When Fredericton was incorporated in 1848, the City Council was granted the authority to construct a City Hall and install a public clock. However, when the City Hall was rebuilt in 1876 after a fire, it did not include a clock.
Upon taking office in 1877, Mayor George Fenety was determined to provide a clock without imposing additional taxes. Although a “Clock Fund” had been established, it was only after Mayor Fenety agreed to donate his salary and the honoraria paid to City Revisors that work on installing the clock could commence. Following consultation with local watchmaker James White, the city purchased a clock from Gillett and Bland clock and bell manufacturers in England. Manufactured under the direction of Sir Edmund Beckett, parts of the clock served as a prototype for London’s iconic Big Ben. The clock arrived in April 1878 and was installed by Thomas Ross. It struck for the first time at noon on May 1, 1878. Successive mayors followed Mayor Fenety’s example, donating their salaries until the clock was fully paid for in 1888.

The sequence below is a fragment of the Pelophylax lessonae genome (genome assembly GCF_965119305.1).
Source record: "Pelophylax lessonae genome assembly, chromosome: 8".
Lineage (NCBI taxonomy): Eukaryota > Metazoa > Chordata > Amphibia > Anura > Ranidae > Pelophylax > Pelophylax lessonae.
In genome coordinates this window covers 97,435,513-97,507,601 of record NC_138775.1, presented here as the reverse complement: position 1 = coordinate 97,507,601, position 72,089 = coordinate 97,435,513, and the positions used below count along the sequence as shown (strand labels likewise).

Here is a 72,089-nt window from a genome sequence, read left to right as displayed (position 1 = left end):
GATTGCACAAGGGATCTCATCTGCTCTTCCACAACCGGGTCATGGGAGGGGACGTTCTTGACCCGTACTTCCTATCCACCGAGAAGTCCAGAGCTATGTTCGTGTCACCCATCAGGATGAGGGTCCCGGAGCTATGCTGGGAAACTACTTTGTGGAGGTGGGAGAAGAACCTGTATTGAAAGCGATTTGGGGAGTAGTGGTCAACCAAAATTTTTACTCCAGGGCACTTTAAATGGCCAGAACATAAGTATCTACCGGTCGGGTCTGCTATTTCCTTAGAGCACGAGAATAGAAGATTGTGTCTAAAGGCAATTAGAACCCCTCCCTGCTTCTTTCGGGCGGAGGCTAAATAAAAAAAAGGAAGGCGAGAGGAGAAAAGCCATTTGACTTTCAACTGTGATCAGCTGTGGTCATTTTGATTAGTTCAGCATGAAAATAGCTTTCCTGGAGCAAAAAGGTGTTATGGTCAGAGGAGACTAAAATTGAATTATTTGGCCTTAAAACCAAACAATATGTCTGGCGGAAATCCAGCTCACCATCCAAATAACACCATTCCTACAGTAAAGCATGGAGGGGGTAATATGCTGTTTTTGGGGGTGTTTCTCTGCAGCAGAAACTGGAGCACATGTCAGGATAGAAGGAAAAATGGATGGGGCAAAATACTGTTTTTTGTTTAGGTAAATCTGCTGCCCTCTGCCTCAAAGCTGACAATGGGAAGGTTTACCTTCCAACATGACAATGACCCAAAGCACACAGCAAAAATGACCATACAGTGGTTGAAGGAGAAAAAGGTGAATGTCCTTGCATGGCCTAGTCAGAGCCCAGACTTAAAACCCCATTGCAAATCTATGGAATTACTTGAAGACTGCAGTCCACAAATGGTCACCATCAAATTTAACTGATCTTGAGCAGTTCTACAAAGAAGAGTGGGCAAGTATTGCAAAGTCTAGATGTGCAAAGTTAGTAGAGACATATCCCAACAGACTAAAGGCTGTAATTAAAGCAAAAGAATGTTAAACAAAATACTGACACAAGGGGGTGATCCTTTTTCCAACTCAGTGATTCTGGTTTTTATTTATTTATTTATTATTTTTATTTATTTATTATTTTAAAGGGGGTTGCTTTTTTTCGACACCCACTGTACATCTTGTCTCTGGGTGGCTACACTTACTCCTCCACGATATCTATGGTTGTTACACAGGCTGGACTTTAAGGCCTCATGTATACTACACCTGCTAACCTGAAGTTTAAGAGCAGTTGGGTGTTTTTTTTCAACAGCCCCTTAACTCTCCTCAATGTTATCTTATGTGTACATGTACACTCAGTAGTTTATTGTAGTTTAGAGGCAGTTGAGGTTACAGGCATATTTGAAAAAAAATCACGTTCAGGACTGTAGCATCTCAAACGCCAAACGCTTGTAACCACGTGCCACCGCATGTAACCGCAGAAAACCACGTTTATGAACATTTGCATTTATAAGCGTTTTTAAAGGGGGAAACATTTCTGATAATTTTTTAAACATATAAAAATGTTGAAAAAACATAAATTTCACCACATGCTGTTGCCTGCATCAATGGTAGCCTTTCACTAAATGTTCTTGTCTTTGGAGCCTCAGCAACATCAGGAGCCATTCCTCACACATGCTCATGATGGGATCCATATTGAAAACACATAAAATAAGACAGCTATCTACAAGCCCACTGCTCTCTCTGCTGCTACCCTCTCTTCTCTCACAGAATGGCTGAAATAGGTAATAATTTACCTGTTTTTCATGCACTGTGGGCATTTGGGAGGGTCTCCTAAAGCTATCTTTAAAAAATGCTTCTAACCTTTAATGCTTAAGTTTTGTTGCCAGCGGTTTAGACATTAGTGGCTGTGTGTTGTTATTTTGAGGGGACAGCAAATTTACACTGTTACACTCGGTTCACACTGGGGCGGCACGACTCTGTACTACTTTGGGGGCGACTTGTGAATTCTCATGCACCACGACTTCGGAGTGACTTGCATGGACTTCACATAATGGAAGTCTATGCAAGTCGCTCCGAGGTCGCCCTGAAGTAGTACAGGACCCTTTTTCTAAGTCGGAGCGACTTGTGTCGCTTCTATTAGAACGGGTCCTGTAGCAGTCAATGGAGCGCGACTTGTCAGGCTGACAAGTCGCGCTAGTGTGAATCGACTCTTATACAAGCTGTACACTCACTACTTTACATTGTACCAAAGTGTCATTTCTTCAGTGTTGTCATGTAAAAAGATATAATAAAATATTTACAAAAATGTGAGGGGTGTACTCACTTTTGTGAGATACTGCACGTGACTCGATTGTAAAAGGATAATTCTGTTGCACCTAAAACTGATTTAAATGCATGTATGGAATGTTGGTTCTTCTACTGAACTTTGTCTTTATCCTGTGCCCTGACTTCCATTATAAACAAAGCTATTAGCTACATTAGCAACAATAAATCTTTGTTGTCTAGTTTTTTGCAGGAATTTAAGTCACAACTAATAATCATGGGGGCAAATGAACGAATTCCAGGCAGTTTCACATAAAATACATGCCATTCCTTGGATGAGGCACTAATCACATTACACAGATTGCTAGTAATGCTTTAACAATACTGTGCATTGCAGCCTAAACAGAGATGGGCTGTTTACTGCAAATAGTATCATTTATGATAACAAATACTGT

In 2006, after nearly 130 years of service, the clock needed repair. Research was conducted to identify companies specializing in tower clock restoration, and in January 2008, City Council commissioned the Balzer Family Clock Works of Freeport, Maine, to restore the historic brass and iron clock mechanism. As part of the restoration, the clockworks were relocated from the clock tower to the lobby area outside the Council Chamber. In May 2008, the clock was dismantled and shipped to Freeport for repairs, returning to City Hall in June 2009 after a year of diligent restoration.
The City Hall Clock Tower timepiece is weight-driven, using gravity as its power source. The weights slowly descend from the ceiling to the floor, driving the clockworks’ gears as they drop. While the clock weights were once hand-wound every two days, they are now wound by an electric motor. The timepiece is pendulum-regulated, with the pendulum making a complete swing every two seconds, driving the escapement. The escapement allows the clock to keep time, while the clockworks drive shafts that move the clock hands and ring the hour bell.
This post has already been read 2570 times!